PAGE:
It didn’t stop bothering me until I decided I was going to look into this. I typed “stay-at-home daughter” into Google, and found my way to a review of the documentary "Return of the Daughters," a film I’d seen and that was exalted by most of the women I knew. What I read gobsmacked me—in the review and the comments, hundreds of conservative Christian women lambasted the principles taught in the film, arguing against the Botkin’s narrow interpretation of Scripture. Arguing against my interpretation of Scripture.

I didn’t have to remain at home until I was married. I could go to college. It was too late for me to become an marine botanist, since I had abandoned any study of science or math in high school, but I could do something. I could get the piano performance degree my teacher was encouraging me to pursue. 

As a compromise, I applied to a fundamentalist Christian liberal arts college not that far away from home. I should not have been surprised by the reaction I got when I announced my acceptance at church, but I was. I was hurt by their vindictiveness. I wasn’t ignoring what I’d been taught. I wasn’t selfishly chasing what my “deceitfully wicked heart” wanted. I just … wanted to study piano, to eventually become a housewife who taught piano lessons out of her living room. Was that so wrong?

I went anyway, ignoring the pleas of my best friend and nearly every woman I’d ever respected not to do something so totally opposed to “biblical teaching.”

I went, and I blossomed.

My sophomore year I decided to switch to a secondary education degree because I realized I didn’t want to spend my entire life at home. I wanted to be able to get a job. I spent the next few years fighting with nearly everyone back home about my decision, ignoring all the packets and booklets offering me more “biblical alternatives” like taking “at-home college-level courses in biblical homemaking.”

My senior year I completed a teaching internship and realized that I loathed almost everything about being a teacher. I woke up, brutally aware that I’d spent thousands of dollars and four and half years earning a degree that I’d never actually wanted, all because the people I’d grown up with had told me I couldn’t be anything else except a housewife who could use her teaching degree to homeschool her children.

So I found an English graduate program that would accept my credits and applied. When I told the people from my childhood who were still in my life, they tsked. One told me that she would be praying that I would be “led back to God’s true will for my life,” and that he would use my “errant heart to teach me his ways.” Another accused me of openly rebelling against God.

It hit me the hardest that my parents, who up until this point had fought for my right to go to college if I wanted, suddenly and inexplicably withdrew their support. When I showed my mother the university I wanted to attend, her only response was a solemn “you’ll need to ask your father.” My father’s answer was disheartening. He did not like the idea of me going to a college so far away from home, so far away from the “umbrella of his protection.” Why couldn’t I stay at home? Take online courses if I wanted a master’s degree? My attempts to explain online literature courses aren’t what I want were met with more reservations and protests. It wasn’t fitting for an unmarried daughter to live on her own.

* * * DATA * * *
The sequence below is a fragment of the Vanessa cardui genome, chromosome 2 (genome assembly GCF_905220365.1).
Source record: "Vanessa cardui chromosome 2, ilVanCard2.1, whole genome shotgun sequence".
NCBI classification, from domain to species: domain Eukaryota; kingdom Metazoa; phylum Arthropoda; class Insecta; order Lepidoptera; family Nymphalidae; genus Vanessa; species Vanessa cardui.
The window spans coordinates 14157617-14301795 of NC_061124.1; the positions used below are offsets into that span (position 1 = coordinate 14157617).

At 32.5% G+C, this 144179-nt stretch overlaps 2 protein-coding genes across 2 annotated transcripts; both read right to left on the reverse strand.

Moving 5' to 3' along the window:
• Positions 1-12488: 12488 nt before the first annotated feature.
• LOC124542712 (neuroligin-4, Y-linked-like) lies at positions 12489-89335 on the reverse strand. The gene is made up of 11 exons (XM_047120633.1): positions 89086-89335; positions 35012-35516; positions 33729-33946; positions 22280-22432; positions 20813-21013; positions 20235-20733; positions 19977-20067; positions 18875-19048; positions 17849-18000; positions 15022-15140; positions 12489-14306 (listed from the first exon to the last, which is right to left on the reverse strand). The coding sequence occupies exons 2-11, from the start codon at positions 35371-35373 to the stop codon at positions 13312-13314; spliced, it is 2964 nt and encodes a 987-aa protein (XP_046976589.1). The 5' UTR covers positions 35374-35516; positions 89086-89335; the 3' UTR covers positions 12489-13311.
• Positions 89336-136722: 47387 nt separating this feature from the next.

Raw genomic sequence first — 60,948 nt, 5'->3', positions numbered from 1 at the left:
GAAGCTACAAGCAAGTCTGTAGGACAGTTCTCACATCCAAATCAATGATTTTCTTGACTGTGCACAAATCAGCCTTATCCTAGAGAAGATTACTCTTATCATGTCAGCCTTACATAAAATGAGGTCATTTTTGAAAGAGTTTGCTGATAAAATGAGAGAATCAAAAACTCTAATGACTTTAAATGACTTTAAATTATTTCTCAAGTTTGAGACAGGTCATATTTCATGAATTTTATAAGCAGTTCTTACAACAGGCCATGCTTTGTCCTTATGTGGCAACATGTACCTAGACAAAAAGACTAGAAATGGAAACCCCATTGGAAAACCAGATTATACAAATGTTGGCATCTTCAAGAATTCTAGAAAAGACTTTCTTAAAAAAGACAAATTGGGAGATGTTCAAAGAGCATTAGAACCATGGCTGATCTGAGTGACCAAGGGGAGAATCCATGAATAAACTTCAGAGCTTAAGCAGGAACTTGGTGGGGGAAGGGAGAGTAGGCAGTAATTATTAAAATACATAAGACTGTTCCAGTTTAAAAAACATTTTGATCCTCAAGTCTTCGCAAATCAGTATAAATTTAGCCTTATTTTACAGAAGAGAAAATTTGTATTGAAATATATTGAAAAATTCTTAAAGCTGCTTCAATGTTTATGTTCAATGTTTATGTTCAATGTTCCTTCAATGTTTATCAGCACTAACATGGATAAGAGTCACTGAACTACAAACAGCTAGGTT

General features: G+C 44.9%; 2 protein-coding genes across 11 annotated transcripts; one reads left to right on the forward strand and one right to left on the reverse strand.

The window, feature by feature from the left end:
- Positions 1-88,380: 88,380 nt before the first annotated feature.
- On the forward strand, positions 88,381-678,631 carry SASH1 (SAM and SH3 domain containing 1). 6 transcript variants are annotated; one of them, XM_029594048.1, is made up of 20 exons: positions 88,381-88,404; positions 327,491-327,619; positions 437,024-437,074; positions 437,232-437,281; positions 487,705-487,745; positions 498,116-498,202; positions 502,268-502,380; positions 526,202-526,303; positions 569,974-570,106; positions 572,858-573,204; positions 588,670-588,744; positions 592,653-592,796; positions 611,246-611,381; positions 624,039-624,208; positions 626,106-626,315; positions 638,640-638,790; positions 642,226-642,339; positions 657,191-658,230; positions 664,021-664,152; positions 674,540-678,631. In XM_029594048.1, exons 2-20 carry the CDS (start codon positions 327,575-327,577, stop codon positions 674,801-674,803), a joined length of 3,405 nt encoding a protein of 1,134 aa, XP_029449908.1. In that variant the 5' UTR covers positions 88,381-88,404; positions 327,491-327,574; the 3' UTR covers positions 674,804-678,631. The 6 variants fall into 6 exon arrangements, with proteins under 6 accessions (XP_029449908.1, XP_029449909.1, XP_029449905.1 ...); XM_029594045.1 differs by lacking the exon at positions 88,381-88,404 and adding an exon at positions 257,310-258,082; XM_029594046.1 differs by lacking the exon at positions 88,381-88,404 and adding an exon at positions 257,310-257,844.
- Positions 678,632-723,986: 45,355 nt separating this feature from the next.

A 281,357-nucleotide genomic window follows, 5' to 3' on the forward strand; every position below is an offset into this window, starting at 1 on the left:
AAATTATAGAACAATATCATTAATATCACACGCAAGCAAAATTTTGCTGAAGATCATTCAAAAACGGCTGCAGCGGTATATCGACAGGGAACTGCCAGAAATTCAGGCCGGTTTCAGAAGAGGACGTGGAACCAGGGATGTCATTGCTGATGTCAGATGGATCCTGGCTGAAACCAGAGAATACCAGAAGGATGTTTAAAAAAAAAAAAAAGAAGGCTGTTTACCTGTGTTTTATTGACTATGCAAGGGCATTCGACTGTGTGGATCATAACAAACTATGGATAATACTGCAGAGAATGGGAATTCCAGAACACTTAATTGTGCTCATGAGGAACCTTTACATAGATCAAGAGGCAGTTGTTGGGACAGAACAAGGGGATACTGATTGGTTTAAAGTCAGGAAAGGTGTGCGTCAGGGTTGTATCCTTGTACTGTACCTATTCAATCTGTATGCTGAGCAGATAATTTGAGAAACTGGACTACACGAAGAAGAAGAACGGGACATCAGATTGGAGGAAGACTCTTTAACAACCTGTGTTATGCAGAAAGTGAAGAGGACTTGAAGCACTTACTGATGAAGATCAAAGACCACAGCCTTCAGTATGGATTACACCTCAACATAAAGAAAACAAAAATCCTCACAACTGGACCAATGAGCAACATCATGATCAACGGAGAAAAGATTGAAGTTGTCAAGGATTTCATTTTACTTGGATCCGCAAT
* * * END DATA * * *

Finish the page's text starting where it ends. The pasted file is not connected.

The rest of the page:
I was accepted into the program, but they didn’t have any spots left to become a graduate assistant. Without any way to pay for it, I went home. I didn’t give up, though. I started taking online courses and began pocketing away all of the money I could—I would get to grad school, one way or another. Eight months later, the director of the GA program called me: a spot had opened up, was I interested?

So nervous I was sick, I called my father—and after eight months of him watching me work and save and study and read and write, he’d changed his mind. I wanted a master’s degree, and that was enough.

Graduate school was one of the hardest things I’ve ever done. Being thrown into an environment so different from what I’d known as a fundamentalist Christian was overwhelming at times, and I spent those two years catching up on everything I should have learned but never had the opportunity to.

In that time, my parents also left Christian fundamentalism and the stay-at-home movement—my mother even got a job, working “outside the home,” and she loves it. It’s been a bumpy road at times, but we’re the better for it, I think.

Today, when I hear stories about young women forgoing college in order to “serve their fathers” or “study to be a good wife,” my heart breaks. I had people in my life who pushed me into considering college, but not every stay-at-home daughter has that.

For most of my life I was utterly convinced that staying at home was what I wanted, a personal conviction that I had. It took me six years and two degrees in order for me to fully realize that it wasn’t something I ever would have chosen for myself if I’d been truly allowed to consider any other option.

Looking back at everything I went through, I realize now how important it is for women to be able to explore all of who they really are, to claim their spiritual gifts and God-given talents. 


Be sure to check out Samantha's blog for more! 


Comment Policy: Please stay positive with your comments. If your comment is rude, it gets deleted. If it is critical, please make it constructive. If you are constantly negative or a general ass, troll, or hater, you will get banned. The definition of terms is left solely up to us.